How to Prepare for a move to Australia as an International Student

To best prepare for tertiary study you need to first understand what’s involved, how much time you’ll need, what your academic expectations are and how you’ll learn effectively. Once you’ve worked this out you can get to know your campus, set up your study space and warn your friends that you’ll be temporarily occupied with books. Simple.

But wait. Preparing for study isn’t quite that simple for you. Why? Because you’ve made the smart choice to study in Australia!

Studying in Australia

Australia is a global education powerhouse, home to some of the world’s best facilities and institutions. The range of study options is huge, with 22,000 courses offered through 1,100 institutions. More than 2,500,000 international alumni are making a difference in the world thanks to Australian study, and before long you will be one of them.

Lonsdale Institute was established in Melbourne in 2007, and is founded on a belief in the student experience. You’ll be in great hands here and we can’t wait to welcome you!

By now, you’ve likely explored your accommodation options. You’ve probably researched the surrounding area too. If you’ve opted for a homestay you’ll be happy to know that you’ve got a great family who will be taking care of you. If you’ve opted for student housing, you’ll very soon be hanging with friends over billiards, bars, restaurants, the pool and BBQs.

Sounds great, right? Let’s get you here.

Getting ready to move

Now that you’ve been accepted into your chosen study program it’s time to start planning for the move. You could be studying in Australia for four or twelve months, depending on the course you’ve chosen. Either way, that’s going to take some preparation. Your best bet is to make a checklist and start with the most important things first. Evernote is great for this, as it will allow you to access your checklist wherever you are and from any device.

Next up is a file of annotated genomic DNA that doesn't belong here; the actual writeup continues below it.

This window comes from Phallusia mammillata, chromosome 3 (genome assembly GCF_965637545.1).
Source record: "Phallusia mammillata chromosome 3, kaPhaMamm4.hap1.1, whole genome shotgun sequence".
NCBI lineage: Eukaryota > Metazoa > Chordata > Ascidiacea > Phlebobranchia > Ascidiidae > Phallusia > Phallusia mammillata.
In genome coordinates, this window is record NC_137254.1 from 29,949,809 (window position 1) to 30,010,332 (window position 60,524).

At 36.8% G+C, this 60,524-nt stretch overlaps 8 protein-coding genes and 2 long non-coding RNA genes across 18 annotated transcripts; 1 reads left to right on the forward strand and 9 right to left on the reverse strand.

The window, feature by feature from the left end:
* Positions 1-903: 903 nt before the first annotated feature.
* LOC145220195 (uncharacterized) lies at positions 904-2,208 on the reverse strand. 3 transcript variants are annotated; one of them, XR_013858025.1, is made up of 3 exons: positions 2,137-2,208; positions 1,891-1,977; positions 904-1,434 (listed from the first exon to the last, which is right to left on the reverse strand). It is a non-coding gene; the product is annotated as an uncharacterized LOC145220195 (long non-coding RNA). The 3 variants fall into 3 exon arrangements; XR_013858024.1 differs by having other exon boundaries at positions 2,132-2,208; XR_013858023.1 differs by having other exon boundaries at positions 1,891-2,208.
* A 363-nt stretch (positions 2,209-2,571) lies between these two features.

1. Apply for a passport

To study abroad you must have a valid passport to travel, with an expiry date no less than six months from your estimated return date. If you need a passport, bear in mind that the process can take months.

2. Apply for a visa

To study in Australia you will need a Student Visa (Subclass 500) or a Visitor or Working Holiday Visa (Subclasses 600, 601, 651, or 417, 462) for shorter periods of study (up to 17 weeks of study permitted).
To stay up-to-date with visa changes, visit the Department of Home Affairs website.

3. Get health insurance

International students studying in Australia must have adequate health insurance cover for their entire time in Australia. You must not arrive in Australia until your health insurance starts . You can purchase your Overseas Students Health Cover (OSHC) from a range of insurance providers, listed on the Department of Health website.

4. Book your flights

If you can, arrive at least one week before orientation. This way you can get to know the city, get comfortable in your living arrangements, and apply for part-time jobs if you are planning on working (your Student Visa allows you to work up to 40 hours per fortnight).